Andean Trade Preference Extension Act
The Andean Trade Preference Extension Act (H.R. 4284), introduced by Representative Charles Rangel, would continue preference programs that have played an important role in the nation’s trade and development efforts for decades. The bill would extend the Andean Trade Preferences Act (ATPA) and the Generalized System of Preferences (GSP) for one year.
The ATPA was enacted in December 1991 to help Bolivia, Colombia, Ecuador, and Peru develop economic alternatives to drug production and trafficking. The ATPA provides benefits beyond those provided under the GSP. The bill would extend the ATPA by one year for Colombia, Ecuador, and Peru. Bolivia is no longer participating in the ATPA program because it failed to meet the program’s eligibility requirements.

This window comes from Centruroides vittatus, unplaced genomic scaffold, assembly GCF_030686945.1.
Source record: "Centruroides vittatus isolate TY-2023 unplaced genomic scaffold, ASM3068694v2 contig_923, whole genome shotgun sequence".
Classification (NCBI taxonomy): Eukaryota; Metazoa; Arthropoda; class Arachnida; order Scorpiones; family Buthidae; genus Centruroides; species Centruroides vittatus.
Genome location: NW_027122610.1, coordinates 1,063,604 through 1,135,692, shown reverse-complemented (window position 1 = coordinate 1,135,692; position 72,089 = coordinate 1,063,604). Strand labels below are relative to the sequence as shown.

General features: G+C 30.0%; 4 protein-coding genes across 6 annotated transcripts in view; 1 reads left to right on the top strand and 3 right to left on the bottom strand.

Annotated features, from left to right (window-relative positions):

The bill would also extend the GSP for one year. Under the GSP, 132 beneficiary developing countries are eligible to export approximately 3,400 types of products duty-free to the United States. The GSP also provides additional benefits to the 44 GSP countries that are designated “least developed” under the program. These countries may export an additional 1,400 types of products. This bill would extend the GPS program by one year.